Whether we repair this dishwasher or buy a new one, we're going to be spending a lot of money. The two appliance repair shops I called want sixty bucks up front and then 15 - 17 dollars PER QUARTER HOUR for their time. We are always being scolded by the enviro-nannies for throwing too many things away, but is it any wonder no one repairs anything when it costs ten times what the appliance is worth just to have someone come and look at it? Add onto that the cost for parts, if they still even make them for our ten year old dishwasher. I quickly ruled out professional help, although I may need some of a psychological nature since my next course of action was to see if I could fix it myself.
I took the front panel off the dishwasher, because that was what the interweb told me to do. As I lay on the floor looking at all the wires and hoses I was reminded of that Jerry Seinfeld bit where he ponders why he ever attempts to fix things that break. "When I open this thing up, what am I expecting to see that I could possibly fix?" Jerry wonders. "A snowman with his hat off?"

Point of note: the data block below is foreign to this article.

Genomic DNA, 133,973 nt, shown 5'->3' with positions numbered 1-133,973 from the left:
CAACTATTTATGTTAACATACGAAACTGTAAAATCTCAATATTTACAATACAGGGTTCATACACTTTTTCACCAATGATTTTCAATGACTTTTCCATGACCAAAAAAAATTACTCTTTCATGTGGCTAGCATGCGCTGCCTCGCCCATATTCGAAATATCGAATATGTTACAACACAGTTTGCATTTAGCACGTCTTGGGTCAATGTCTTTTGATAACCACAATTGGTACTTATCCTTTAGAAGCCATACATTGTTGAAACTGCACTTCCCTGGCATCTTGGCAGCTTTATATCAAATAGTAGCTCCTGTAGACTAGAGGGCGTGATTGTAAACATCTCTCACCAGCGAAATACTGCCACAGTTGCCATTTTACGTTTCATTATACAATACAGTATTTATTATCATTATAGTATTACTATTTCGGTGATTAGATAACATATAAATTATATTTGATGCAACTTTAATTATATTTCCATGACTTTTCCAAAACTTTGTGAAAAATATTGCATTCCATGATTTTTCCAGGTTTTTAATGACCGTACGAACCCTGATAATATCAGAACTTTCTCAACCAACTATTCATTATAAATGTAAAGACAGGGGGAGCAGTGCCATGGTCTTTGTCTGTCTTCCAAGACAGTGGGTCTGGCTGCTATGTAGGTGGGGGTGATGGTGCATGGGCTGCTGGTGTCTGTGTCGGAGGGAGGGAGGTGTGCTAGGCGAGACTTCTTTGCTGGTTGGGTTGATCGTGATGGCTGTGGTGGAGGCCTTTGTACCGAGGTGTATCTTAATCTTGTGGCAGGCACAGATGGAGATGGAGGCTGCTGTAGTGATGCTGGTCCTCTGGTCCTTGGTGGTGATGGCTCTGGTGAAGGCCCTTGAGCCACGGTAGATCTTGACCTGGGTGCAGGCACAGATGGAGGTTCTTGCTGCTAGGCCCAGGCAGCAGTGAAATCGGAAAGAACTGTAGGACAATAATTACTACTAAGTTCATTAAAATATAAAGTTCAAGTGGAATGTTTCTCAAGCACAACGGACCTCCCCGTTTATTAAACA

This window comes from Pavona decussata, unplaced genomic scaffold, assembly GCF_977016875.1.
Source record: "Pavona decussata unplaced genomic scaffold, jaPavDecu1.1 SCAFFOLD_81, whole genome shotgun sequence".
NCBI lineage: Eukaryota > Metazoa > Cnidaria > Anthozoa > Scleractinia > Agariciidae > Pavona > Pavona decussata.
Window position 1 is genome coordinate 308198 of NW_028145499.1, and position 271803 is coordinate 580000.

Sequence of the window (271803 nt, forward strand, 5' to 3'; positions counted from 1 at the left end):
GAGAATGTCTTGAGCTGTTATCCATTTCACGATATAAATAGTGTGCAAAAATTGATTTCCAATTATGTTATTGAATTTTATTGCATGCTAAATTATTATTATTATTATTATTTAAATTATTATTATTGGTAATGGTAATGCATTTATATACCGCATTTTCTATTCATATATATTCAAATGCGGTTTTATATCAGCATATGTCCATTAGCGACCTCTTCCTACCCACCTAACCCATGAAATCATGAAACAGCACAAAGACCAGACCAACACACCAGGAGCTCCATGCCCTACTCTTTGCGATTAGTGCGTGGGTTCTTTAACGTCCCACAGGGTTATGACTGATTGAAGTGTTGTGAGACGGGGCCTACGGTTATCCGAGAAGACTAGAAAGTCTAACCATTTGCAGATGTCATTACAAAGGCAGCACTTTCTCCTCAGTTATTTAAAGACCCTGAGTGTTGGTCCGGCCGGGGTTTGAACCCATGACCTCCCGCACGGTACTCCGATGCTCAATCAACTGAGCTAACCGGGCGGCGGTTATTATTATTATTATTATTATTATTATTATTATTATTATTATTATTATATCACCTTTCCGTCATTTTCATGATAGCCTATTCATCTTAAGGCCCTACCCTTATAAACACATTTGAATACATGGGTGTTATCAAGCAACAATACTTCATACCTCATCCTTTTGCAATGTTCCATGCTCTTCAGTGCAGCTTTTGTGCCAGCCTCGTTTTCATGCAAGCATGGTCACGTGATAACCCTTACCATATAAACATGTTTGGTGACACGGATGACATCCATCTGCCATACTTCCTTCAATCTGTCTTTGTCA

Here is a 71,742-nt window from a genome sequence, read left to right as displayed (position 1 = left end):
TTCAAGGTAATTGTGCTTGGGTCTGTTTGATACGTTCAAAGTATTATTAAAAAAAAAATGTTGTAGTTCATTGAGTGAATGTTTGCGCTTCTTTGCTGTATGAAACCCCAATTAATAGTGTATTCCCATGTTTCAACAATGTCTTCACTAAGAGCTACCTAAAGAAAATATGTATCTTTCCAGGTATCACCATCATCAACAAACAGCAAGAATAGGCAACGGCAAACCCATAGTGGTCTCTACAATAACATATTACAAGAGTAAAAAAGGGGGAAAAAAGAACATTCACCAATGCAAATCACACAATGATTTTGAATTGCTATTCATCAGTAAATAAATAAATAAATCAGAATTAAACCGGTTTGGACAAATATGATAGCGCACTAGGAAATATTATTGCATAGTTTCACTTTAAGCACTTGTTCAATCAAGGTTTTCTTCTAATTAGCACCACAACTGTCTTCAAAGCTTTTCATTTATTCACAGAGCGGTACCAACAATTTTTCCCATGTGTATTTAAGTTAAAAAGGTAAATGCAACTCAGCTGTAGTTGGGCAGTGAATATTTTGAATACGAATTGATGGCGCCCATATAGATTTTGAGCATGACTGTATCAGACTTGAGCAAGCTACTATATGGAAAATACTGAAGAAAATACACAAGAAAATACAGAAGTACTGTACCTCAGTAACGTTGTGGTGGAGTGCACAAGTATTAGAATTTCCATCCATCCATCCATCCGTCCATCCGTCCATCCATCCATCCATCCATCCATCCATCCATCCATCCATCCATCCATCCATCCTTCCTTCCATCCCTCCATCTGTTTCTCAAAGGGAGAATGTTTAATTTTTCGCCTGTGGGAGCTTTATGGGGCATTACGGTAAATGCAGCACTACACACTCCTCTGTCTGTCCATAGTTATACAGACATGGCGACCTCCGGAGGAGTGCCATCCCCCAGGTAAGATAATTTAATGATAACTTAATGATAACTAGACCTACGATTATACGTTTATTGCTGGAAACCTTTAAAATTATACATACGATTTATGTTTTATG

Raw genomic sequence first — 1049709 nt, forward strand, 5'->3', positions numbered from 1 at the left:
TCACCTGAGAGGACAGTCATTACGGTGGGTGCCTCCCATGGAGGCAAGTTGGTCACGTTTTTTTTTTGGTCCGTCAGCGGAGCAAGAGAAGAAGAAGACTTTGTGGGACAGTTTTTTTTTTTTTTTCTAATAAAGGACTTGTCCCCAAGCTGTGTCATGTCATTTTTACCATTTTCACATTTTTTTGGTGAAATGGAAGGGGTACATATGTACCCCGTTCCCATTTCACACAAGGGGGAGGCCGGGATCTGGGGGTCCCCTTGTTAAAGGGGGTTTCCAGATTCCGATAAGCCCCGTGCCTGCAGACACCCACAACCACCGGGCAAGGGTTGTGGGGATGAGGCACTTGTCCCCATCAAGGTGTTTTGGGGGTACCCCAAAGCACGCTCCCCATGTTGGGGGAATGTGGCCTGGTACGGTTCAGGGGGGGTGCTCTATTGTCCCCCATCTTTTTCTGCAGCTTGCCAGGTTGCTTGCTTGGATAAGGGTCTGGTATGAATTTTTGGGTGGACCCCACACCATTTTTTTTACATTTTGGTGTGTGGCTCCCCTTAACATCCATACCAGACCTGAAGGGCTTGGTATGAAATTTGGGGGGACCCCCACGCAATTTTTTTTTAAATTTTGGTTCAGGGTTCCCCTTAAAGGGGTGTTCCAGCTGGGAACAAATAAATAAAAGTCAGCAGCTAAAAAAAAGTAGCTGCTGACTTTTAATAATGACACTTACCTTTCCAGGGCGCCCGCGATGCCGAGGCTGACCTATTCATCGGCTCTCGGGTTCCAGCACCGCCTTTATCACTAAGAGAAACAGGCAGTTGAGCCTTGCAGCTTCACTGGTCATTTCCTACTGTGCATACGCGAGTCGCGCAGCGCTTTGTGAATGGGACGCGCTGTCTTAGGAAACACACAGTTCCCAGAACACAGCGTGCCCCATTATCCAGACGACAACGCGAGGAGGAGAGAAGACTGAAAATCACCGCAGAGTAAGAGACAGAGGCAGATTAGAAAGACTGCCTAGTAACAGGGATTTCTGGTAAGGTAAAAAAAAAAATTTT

Well, that's what I'm always expecting to see. Consequently, my house is full of broken small appliances with their panels missing. Anyway, after watching for the spot where the water was coming out as the dishwasher ran, and then doing a bunch of internet research, I now have some quick and easy steps to help you, dear reader, through your very own dishwasher repair, should you ever need to perform one.
Step 1: Open up the front panel, as discussed above.
Step 2: Look for the part of the mechanism that is causing trouble. If it looks like this (see Figure A):
you are home free. Effect the needed repair as per Figure B:
Be prepared, however, for the following possibilities:
a) The hat might be damaged.
b) A new hat might cost $300.
c) The snowman might need a new head.
In that case, proceed to
Step 3: Admit that your husband is right and get ready to go out shopping for a new dishwasher.